Buying an After-Market Warranty for Your Used Car


Most of us think of warranties for our cars kind of like health insurance. If something goes wrong, you may have a “co-payment” but most of the cost of “care” will be covered. However, if the car you’re buying is past its manufacturer’s warranty, buying an after-market warranty for it may not always be a practical idea. The following are some things for you to keep in mind.

The first consideration you must make concerning an after-market warranty is whether or not you need one. When you’re buying a new car, the question is moot – the car will be covered by the manufacturer’s warranty. Similarly, if you’re considering the purchase of a used car that has very low mileage, or that’s categorized by the manufacturer as a “certified pre-owned car,” it’s possible that the car is still under warranty from the manufacturer. If that is the case, you need to find out if the warranty will transfer to you. Don’t just take the sales person’s word for it – ask to see something in writing.

Another consideration is your personal status. If you have the financial resources to handle most repair bills easily and you’re willing to take your chances, you may not want to spend the money on a warranty. If, however, you aren’t comfortable with your financial resources or you worry that you could find yourself stuck paying a large repair bill, then by all means investigate the possibility of getting an after-market warranty. Your decision should depend on your personal financial situation and your willingness and ability to handle the cost of repairs.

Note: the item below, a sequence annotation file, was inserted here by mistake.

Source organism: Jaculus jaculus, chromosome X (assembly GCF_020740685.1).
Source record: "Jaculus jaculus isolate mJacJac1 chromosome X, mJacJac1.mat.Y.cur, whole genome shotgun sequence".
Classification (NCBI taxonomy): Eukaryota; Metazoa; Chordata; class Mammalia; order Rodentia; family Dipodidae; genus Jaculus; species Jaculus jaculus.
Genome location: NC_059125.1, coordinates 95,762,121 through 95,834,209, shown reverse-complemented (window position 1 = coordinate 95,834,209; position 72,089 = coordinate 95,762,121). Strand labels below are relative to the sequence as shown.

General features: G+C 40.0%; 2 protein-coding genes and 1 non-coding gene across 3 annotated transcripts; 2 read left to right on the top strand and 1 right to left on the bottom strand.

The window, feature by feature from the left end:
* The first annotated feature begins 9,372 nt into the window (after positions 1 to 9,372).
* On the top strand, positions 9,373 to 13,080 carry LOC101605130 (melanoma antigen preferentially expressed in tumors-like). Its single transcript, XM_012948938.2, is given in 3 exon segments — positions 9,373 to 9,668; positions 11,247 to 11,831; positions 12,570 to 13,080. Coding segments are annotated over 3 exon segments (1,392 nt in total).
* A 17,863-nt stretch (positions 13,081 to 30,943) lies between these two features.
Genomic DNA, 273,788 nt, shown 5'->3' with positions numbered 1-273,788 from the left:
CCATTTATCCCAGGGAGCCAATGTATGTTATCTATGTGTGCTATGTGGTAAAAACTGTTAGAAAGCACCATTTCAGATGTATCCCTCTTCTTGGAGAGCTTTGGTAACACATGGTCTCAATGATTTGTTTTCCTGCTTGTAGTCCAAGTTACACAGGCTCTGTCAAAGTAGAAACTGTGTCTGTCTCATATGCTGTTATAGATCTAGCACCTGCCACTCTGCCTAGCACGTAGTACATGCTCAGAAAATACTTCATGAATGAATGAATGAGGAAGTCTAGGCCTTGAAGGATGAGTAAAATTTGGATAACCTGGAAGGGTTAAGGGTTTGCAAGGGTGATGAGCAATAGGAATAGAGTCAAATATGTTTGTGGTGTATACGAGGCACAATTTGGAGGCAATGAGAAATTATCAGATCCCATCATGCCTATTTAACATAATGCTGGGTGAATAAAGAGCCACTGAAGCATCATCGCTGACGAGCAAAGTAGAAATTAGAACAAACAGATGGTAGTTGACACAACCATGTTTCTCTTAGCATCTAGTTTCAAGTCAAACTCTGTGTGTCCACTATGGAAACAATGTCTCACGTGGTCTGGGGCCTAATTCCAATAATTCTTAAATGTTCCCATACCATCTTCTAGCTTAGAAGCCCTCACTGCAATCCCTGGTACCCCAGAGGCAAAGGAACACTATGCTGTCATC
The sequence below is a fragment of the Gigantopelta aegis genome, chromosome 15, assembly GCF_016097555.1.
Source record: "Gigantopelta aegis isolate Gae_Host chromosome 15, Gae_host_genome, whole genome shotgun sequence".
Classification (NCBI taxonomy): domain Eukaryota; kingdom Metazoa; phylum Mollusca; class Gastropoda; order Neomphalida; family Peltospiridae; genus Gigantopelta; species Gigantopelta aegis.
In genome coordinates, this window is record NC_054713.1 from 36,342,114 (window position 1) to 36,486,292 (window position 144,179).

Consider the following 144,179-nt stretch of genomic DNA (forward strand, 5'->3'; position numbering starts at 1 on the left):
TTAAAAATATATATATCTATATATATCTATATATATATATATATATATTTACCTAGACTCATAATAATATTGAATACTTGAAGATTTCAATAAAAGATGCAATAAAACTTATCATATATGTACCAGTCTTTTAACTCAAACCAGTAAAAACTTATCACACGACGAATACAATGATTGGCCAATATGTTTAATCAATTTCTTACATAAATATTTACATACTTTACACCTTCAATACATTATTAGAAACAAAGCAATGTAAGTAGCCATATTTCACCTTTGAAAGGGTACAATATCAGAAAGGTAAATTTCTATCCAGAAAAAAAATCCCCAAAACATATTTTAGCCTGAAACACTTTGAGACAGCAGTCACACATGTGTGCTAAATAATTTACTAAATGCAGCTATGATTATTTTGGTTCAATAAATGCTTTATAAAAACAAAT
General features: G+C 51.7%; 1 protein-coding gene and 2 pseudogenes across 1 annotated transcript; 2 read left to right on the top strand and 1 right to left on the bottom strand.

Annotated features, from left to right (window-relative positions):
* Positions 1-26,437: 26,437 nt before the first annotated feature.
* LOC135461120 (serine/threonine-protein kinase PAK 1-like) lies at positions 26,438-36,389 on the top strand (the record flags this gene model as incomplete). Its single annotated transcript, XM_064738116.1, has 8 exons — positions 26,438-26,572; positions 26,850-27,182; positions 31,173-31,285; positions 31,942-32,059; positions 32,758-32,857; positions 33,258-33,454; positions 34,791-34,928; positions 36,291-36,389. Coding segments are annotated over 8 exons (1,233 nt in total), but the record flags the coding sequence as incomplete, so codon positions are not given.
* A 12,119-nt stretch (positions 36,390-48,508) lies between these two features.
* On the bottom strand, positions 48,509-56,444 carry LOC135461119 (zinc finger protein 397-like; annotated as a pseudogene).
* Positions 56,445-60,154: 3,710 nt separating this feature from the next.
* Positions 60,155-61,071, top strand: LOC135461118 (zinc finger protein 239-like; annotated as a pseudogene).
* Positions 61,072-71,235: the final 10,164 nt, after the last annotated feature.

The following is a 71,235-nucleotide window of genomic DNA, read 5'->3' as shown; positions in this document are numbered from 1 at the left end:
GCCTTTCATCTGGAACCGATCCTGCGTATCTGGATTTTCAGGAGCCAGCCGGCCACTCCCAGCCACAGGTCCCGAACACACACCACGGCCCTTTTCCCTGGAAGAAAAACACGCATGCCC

There are also some automobile dealerships that regularly offer limited warranties on used cars as an incentive to get buyers to do business with them. They are generally very happy to talk about these plans, so calling up several different dealerships will give you a good idea of who offers warranties and what the general terms are.

Your next consideration should be whether or not the car is eligible. Assuming the car isn’t covered under a manufacturer’s warranty and the automobile dealership isn’t offering a warranty, look at the mileage on the car. If the odometer reading is 100,000 miles or more, you’ll find that it difficult to qualify for an after-market warranty. If you can find one, chances are equally small that it will be at all affordable.

Generally speaking, the older the car, the more expensive the warranty will be – even if the mileage is relatively low. In most cases with an older car, the cost of a warranty may not be worth it, depending on the level of coverage offered.

If an after-market warranty is available from a third party, expect the insurer to require that one of their mechanics inspect the car. After all, they are in the business of assessing risk, and they’ll want to make sure that the car they’re considering insuring doesn’t have any obvious mechanical faults or defects that would lead to a claim.

If you do decide to purchase an after-market warranty, you need to make sure you know exactly what’s covered and what steps you have to take to keep the warranty in effect. For example, some warranties may say they cover the “power train.” This is a term that’s defined differently by different companies, so make sure you know exactly how your prospective insurer defines it. If you have to be able to show records of maintenance at particular intervals to keep the warranty valid or only use a particular mechanic or dealership for repairs, make sure you know that ahead of time as well. You don’t want to take any action that will invalidate your warranty once you’ve gone to all the trouble of purchasing it.


Source by elmer8654a